November is Diabetes Awareness Month, and although we often hear about diabetes in the media, many people with diabetes—and their loved ones—lack awareness about how working with a certified diabetes educator, or CDE, can help them live better with diabetes. I admit I may be a bit biased because I’m a diabetes educator, but the truth is diabetes is one of the most challenging health problems of the 21st century, and the more we utilize the resources to reduce the burden of diabetes and the risk of developing it, the better off we’ll be. Diabetes is the most costly chronic disease in the US--more than 30 million people are affected by it. More shockingly, around 86 million people have prediabetes, and 9 out of 10 don’t even know it.
Having diabetes is hard work. It requires meaningful education, discipline and a change in lifestyle. Diabetes impacts not just what you eat and how much you exercise, but having the disease can add additional stress to your social life and ability to function in the workplace.
The good news is that type 2 diabetes is often preventable. Research shows that changing your lifestyle and losing just 5% of your weight can prevent or delay the onset of diabetes by 58%. Unfortunately, not a lot of people receive diabetes self-management education. A common misconception is that having a diabetes diagnosis is required in order to work with a diabetes educator. This is not true. In fact, it’s the opposite. Seeking the help of a certified diabetes educator before being diagnosed can be a game changer.
Research also shows that people who join a structured diabetes prevention program led by diabetes educators lost weight, kept it off, and were one third less likely to develop type 2 diabetes 10 years later. By participating in the Diabetes Prevention Program (DPP) or an American Association of Diabetes Educator (AADE) program, you’ll learn healthy eating, stress reduction and other valuable lifestyle strategies that have lasting impact. Click here to learn more and to be connected with a national DPP or AADE program near you.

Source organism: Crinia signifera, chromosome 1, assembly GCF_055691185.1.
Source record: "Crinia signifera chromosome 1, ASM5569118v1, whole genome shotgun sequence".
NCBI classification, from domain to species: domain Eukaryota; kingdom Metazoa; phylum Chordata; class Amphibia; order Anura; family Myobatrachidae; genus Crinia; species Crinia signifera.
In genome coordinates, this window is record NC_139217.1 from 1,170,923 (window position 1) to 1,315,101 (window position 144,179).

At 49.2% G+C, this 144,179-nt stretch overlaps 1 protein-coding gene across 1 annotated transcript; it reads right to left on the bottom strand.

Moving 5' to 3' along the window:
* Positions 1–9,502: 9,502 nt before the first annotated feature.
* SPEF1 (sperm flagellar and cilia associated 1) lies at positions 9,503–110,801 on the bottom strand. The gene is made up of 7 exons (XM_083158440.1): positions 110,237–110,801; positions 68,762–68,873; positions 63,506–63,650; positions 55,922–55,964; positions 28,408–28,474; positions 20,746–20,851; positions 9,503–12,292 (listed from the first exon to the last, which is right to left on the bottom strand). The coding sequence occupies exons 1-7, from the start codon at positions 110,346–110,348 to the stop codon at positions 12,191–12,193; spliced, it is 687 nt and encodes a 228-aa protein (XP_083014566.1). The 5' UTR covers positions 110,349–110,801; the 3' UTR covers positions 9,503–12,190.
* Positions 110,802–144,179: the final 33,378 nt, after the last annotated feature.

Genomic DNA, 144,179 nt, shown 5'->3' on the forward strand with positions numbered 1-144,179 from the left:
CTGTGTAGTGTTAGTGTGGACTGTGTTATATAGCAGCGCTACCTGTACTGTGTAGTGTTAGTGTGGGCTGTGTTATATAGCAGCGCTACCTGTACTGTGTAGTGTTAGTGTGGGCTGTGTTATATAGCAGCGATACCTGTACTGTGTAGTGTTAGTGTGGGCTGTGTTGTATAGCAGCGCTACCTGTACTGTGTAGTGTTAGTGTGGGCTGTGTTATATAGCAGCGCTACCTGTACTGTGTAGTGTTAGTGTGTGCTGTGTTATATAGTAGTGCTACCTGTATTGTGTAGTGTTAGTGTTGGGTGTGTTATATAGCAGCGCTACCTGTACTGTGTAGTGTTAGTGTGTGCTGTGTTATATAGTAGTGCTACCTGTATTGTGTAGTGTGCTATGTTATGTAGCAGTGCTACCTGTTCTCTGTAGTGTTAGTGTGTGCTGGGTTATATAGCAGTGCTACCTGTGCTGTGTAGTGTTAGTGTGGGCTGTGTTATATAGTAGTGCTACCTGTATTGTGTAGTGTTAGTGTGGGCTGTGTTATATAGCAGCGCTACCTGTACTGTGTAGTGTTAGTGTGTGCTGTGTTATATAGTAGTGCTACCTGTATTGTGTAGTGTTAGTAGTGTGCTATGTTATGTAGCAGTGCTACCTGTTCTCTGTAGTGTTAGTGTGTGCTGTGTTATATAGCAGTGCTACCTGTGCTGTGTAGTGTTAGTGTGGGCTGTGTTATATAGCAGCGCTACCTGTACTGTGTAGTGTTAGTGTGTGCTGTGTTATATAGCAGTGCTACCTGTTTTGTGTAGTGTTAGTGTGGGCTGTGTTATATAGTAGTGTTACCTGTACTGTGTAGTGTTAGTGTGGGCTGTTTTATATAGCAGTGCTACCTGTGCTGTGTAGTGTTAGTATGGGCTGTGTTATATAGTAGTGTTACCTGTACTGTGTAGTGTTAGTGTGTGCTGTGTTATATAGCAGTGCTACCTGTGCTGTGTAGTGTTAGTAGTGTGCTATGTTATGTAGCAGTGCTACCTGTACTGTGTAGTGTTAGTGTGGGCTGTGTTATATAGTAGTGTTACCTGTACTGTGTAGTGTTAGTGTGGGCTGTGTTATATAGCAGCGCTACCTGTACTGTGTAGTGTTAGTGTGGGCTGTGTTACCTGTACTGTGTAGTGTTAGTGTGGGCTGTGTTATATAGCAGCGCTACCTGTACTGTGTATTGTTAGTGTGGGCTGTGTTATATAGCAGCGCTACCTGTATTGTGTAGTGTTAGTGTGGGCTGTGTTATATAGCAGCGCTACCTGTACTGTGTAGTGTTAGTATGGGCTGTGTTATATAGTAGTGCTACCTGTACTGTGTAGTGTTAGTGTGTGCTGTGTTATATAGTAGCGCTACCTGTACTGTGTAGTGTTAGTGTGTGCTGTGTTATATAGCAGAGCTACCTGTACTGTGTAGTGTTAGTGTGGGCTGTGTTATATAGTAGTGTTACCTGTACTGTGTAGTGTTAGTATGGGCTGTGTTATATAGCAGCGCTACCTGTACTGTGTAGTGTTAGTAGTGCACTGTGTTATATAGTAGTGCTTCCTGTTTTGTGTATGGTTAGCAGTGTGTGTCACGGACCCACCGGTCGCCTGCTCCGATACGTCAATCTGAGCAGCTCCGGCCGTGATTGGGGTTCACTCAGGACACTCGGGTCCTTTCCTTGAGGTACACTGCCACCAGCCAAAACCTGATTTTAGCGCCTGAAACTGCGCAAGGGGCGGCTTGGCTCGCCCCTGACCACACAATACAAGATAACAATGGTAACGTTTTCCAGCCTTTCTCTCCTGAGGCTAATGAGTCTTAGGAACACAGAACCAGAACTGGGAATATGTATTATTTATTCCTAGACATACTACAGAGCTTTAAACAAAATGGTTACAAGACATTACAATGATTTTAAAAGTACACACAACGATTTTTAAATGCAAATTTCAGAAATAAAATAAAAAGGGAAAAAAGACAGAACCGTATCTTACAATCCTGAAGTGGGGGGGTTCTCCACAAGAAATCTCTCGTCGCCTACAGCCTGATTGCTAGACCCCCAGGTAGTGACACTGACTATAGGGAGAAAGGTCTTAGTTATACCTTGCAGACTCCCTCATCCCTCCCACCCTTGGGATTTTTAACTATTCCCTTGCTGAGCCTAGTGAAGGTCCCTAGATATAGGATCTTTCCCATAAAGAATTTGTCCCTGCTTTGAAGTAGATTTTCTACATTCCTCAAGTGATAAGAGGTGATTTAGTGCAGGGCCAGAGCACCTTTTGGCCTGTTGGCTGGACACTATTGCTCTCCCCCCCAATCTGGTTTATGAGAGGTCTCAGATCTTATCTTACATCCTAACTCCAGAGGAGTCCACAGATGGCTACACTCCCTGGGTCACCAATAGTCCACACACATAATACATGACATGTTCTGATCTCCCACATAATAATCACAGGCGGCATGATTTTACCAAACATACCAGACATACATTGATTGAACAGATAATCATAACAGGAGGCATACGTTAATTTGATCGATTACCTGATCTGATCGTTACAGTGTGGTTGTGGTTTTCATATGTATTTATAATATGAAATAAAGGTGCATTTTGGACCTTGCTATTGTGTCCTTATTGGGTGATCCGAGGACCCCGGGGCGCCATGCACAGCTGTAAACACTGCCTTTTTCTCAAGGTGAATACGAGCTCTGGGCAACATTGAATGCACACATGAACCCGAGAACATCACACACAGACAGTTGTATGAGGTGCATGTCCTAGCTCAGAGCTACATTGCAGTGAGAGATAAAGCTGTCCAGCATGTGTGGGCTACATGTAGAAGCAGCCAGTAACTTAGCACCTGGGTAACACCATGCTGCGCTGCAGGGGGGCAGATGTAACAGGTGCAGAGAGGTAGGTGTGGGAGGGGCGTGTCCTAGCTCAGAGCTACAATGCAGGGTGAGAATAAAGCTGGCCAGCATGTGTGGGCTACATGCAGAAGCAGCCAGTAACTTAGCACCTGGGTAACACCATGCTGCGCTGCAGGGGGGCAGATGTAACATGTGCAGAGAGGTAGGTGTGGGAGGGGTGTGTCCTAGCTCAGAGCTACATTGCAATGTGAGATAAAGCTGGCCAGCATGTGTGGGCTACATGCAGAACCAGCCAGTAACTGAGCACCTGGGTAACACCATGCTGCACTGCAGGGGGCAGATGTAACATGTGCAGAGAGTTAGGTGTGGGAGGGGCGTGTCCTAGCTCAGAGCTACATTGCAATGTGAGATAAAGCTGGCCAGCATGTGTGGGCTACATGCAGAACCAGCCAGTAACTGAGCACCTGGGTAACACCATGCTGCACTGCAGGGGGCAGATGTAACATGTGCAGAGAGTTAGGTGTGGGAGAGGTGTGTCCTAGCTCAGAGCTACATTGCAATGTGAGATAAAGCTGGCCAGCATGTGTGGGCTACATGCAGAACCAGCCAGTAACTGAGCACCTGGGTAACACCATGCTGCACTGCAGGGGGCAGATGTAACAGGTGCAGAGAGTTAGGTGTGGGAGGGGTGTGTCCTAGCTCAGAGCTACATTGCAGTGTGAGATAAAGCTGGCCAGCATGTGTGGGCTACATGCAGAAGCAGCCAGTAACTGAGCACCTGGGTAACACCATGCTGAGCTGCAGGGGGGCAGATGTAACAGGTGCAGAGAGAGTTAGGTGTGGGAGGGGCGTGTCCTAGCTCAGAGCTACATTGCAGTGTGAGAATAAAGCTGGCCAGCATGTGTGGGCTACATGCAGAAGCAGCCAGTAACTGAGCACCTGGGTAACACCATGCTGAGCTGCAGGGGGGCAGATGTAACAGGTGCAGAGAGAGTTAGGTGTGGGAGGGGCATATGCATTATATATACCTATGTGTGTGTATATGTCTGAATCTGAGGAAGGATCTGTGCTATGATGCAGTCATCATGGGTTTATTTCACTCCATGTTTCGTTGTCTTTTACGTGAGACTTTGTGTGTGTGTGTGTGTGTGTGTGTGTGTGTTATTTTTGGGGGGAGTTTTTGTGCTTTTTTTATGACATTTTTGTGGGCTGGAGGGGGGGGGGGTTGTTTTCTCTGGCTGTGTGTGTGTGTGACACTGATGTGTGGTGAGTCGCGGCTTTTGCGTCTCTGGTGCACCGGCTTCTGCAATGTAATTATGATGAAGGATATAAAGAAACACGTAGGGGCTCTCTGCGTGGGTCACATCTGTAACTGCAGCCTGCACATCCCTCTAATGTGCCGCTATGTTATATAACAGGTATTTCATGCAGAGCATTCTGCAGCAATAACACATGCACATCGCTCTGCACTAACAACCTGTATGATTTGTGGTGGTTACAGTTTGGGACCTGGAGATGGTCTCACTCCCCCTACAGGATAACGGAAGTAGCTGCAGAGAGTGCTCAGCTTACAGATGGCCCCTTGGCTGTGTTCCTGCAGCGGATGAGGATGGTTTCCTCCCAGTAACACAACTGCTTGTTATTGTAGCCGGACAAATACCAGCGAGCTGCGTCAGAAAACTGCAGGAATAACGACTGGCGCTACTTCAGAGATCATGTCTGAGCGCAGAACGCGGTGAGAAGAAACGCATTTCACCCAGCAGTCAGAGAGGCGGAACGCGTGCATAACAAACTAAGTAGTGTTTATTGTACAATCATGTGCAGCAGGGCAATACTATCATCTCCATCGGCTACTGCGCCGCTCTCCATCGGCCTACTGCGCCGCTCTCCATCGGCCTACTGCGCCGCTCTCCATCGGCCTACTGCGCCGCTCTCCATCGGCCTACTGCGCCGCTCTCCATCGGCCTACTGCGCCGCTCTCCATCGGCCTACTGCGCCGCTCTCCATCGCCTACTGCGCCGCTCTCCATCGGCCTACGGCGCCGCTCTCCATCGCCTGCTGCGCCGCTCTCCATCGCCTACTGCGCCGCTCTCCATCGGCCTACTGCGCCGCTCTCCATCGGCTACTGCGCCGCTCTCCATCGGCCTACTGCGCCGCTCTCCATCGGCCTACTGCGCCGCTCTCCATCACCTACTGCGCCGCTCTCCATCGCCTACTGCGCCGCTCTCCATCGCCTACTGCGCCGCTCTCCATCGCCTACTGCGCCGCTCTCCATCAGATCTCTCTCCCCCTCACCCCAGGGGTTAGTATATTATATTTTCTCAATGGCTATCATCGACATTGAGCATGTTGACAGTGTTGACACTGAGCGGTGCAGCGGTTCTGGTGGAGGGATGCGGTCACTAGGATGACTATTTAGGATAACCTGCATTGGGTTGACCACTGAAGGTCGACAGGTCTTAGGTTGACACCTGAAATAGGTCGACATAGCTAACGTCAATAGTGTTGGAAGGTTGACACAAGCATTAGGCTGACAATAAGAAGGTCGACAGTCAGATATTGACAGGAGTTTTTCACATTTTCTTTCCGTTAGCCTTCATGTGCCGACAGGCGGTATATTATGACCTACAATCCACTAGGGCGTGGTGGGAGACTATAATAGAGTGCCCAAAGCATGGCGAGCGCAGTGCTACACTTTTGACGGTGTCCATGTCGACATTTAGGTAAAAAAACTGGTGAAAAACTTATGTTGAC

If you already have prediabetes or diabetes, and have never met a diabetes educator, what are you waiting for? Here’s what else they can do for you:
We know portion sizes have gotten larger in the last 20 years. What used to be an average-sized 3-inch bagel in 1997 is now a 6”-inch bagel. According to Vandana Sheth, RD, CDE and spokesperson of the Academy of Nutrition and Dietetics “A diabetes educator can be a valuable resource in helping you better understand appropriate food choices, portion size, and the effect of food on your blood sugars.” Additionally, a registered dietitian who is a diabetes educator can teach how to read and understand labels and use real-life measurements like a baseball for a portion of fruit or a hand fist for a serving of pasta.